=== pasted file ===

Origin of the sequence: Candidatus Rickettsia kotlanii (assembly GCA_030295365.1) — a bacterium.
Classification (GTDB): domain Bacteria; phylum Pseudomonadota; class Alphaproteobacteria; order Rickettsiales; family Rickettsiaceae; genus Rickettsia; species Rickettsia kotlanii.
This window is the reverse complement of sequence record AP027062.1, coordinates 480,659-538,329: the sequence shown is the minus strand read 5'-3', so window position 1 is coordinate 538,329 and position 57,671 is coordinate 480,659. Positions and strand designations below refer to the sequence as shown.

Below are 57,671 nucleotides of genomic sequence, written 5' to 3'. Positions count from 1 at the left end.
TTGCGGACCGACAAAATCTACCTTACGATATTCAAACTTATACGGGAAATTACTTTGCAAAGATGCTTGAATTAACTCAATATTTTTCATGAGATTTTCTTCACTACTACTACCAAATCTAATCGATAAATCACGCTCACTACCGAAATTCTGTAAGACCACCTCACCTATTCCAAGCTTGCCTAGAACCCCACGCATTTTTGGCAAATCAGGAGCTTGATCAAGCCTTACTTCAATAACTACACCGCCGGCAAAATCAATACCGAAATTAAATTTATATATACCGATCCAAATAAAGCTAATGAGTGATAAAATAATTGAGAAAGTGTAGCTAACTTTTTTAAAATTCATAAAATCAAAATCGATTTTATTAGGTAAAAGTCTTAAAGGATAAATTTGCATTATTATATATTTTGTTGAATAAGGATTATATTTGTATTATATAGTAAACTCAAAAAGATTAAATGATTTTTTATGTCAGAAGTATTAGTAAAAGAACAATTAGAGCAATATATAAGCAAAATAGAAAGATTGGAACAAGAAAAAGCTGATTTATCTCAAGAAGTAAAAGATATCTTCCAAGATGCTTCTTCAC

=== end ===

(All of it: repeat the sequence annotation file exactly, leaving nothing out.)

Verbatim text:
Origin of the sequence: Candidatus Rickettsia kotlanii (assembly GCA_030295365.1) — a bacterium.
Classification (GTDB): domain Bacteria; phylum Pseudomonadota; class Alphaproteobacteria; order Rickettsiales; family Rickettsiaceae; genus Rickettsia; species Rickettsia kotlanii.
This window is the reverse complement of sequence record AP027062.1, coordinates 480,659-538,329: the sequence shown is the minus strand read 5'-3', so window position 1 is coordinate 538,329 and position 57,671 is coordinate 480,659. Positions and strand designations below refer to the sequence as shown.

Below are 57,671 nucleotides of genomic sequence, written 5' to 3'. Positions count from 1 at the left end.
TTGCGGACCGACAAAATCTACCTTACGATATTCAAACTTATACGGGAAATTACTTTGCAAAGATGCTTGAATTAACTCAATATTTTTCATGAGATTTTCTTCACTACTACTACCAAATCTAATCGATAAATCACGCTCACTACCGAAATTCTGTAAGACCACCTCACCTATTCCAAGCTTGCCTAGAACCCCACGCATTTTTGGCAAATCAGGAGCTTGATCAAGCCTTACTTCAATAACTACACCGCCGGCAAAATCAATACCGAAATTAAATTTATATATACCGATCCAAATAAAGCTAATGAGTGATAAAATAATTGAGAAAGTGTAGCTAACTTTTTTAAAATTCATAAAATCAAAATCGATTTTATTAGGTAAAAGTCTTAAAGGATAAATTTGCATTATTATATATTTTGTTGAATAAGGATTATATTTGTATTATATAGTAAACTCAAAAAGATTAAATGATTTTTTATGTCAGAAGTATTAGTAAAAGAACAATTAGAGCAATATATAAGCAAAATAGAAAGATTGGAACAAGAAAAAGCTGATTTATCTCAAGAAGTAAAAGATATCTTCCAAGATGCTTCTTCAC